Even as women have achieved growing parity in the ranks of symphony orchestras and chamber music groups, their numbers suddenly thin out upon scanning the names of composers in a Playbill.
Q2 Music has analyzed several key areas in contemporary classical music. In the U.S., women hold only 15% percent of composition faculty positions; women constitute under 15% of living composers whose works were featured on recent orchestral seasons and new-music series; and in the history of prestigious composition prizes, women obtain top honors only 9% of the time. While a handful of established women have risen to garner these elite awards and lucrative commissions, emerging composers still struggle to break through and get their music heard.
With that in mind, Q2 Music is presenting Her Music, a 24-hour, no-repeats marathon of pieces by emerging female composers on Sunday, August 24. The day will spotlight and celebrate the dynamism and diversity of music-making around the globe, if still outside the major concert spotlight, and indirectly quash the notion of any discernible "female composer" sound. Voted by listeners into Q2 Music's 24 hours on the 24th monthly series, the marathon repeats Thursday, August 28.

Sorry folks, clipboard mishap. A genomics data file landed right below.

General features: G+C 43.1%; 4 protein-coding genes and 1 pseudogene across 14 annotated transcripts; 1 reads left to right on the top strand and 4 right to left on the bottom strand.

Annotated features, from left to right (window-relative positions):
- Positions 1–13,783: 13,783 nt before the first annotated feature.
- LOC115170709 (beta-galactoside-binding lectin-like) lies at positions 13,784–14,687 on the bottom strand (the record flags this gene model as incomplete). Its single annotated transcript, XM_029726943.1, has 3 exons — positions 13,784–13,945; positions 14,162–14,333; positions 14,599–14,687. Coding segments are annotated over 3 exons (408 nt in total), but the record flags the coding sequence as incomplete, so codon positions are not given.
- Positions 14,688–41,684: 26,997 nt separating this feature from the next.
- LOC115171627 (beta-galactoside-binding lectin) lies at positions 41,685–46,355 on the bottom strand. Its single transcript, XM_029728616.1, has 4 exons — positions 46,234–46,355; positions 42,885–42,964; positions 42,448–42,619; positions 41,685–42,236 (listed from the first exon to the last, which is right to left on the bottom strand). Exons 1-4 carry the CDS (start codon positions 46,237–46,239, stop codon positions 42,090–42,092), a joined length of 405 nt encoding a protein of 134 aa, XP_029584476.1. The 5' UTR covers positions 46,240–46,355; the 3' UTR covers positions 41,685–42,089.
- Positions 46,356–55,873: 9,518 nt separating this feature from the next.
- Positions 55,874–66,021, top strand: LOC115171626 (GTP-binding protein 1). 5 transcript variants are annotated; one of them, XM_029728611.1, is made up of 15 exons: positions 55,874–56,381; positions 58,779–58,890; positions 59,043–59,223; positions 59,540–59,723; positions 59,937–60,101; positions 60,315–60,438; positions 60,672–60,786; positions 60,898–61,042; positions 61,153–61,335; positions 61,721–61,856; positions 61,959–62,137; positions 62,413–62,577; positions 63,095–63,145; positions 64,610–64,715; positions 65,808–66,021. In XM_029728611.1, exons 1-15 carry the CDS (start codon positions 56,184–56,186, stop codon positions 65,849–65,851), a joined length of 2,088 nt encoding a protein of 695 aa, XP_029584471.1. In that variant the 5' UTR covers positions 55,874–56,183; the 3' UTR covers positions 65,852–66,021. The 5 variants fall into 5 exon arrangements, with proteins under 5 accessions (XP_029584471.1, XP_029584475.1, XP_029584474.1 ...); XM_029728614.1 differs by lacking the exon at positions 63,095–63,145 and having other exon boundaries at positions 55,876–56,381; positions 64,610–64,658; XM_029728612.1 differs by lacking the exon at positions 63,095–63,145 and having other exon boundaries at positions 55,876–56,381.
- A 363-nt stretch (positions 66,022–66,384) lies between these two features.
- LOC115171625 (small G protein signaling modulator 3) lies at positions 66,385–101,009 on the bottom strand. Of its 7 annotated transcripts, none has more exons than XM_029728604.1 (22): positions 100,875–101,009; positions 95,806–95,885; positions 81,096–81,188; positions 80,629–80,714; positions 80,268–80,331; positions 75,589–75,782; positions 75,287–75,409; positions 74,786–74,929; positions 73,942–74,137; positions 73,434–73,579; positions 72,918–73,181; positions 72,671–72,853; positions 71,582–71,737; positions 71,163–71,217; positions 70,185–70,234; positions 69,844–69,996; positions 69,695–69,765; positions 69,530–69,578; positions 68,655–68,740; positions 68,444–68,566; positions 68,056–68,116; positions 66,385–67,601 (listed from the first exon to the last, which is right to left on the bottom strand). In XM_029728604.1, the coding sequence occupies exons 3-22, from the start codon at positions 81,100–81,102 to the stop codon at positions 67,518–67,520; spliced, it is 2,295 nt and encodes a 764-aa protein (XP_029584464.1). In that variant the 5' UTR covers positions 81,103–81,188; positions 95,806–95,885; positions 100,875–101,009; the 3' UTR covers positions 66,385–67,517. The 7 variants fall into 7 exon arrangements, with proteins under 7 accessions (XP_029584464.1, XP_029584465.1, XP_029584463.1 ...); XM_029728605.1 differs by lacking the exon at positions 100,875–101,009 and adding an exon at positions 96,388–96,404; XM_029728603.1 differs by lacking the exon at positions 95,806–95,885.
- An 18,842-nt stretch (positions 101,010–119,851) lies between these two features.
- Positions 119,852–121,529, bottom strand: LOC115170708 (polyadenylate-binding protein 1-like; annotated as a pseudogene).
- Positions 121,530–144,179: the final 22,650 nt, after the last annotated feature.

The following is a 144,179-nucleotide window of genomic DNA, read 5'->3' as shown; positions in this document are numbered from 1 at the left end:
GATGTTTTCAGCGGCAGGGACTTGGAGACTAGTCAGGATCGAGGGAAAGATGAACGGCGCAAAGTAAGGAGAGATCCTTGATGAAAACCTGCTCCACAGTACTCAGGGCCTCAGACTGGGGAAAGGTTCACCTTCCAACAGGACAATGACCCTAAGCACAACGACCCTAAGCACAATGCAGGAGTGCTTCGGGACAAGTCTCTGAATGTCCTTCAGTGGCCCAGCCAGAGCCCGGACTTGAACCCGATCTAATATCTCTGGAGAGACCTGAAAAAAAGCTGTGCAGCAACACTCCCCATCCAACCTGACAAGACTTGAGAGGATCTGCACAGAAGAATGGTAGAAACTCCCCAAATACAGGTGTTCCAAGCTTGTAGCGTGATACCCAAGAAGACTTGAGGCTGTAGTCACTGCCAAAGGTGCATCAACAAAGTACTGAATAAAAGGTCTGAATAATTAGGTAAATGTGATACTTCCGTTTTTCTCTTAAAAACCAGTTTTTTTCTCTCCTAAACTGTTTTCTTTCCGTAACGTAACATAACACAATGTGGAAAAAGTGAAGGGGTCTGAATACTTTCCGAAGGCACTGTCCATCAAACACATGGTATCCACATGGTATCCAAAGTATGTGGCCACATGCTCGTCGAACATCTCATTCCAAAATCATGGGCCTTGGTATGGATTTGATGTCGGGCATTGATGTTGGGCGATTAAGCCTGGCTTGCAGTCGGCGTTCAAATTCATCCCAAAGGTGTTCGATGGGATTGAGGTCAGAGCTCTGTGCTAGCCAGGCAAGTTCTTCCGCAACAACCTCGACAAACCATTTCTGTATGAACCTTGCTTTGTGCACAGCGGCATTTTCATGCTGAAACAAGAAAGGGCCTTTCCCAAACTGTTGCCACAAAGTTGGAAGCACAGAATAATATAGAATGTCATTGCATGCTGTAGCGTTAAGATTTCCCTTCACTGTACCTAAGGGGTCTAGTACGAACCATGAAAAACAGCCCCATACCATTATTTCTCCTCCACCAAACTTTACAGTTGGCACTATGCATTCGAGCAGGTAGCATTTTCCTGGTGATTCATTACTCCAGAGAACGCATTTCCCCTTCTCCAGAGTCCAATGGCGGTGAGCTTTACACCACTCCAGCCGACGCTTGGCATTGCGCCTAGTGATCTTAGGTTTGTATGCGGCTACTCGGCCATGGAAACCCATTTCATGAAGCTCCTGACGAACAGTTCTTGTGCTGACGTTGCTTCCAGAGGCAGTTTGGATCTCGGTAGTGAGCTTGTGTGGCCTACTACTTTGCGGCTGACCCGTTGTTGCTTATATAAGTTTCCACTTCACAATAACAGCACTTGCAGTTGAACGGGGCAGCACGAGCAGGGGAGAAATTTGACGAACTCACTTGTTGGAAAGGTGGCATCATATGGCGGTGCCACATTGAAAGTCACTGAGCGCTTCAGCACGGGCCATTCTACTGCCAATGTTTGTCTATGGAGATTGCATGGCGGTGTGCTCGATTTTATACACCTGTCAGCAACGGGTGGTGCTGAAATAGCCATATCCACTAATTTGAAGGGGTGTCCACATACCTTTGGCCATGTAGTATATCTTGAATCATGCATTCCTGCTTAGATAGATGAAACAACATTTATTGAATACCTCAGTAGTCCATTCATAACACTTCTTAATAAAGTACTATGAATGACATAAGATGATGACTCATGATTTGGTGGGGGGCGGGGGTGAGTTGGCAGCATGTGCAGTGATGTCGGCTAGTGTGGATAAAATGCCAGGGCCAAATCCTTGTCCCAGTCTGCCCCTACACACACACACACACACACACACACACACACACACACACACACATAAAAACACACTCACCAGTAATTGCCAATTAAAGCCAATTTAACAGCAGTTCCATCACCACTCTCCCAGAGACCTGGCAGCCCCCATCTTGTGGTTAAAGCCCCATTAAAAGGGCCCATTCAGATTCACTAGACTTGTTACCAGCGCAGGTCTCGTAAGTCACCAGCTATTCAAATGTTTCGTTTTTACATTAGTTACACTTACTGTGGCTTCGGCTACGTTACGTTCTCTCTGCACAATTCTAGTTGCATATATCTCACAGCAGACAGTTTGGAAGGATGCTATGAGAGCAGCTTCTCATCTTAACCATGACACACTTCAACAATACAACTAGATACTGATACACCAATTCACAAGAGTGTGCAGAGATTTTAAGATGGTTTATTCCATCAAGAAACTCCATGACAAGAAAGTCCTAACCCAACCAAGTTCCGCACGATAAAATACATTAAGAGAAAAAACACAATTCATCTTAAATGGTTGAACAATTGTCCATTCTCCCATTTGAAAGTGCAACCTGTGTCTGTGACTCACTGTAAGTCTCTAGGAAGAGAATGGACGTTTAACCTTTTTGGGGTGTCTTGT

A look at 20 of the top music schools in the U.S. (as named by U.S. College Rankings in 2012) in the chart below reveals that, in 2014, women hold only 15% of composition faculty positions, or 20 of the 151 current positions. In fact, over half of the elite schools have no women on their composition department faculty; and only the Curtis Institute in Philadelphia has a woman – Jennifer Higdon – as a department chair. In New York, the percentage of women in composition faculty for 2014 rises to 21% (or 14 of 67 positions), with almost 50% coming from the two SUNY faculties, at Stony Brook and Purchase.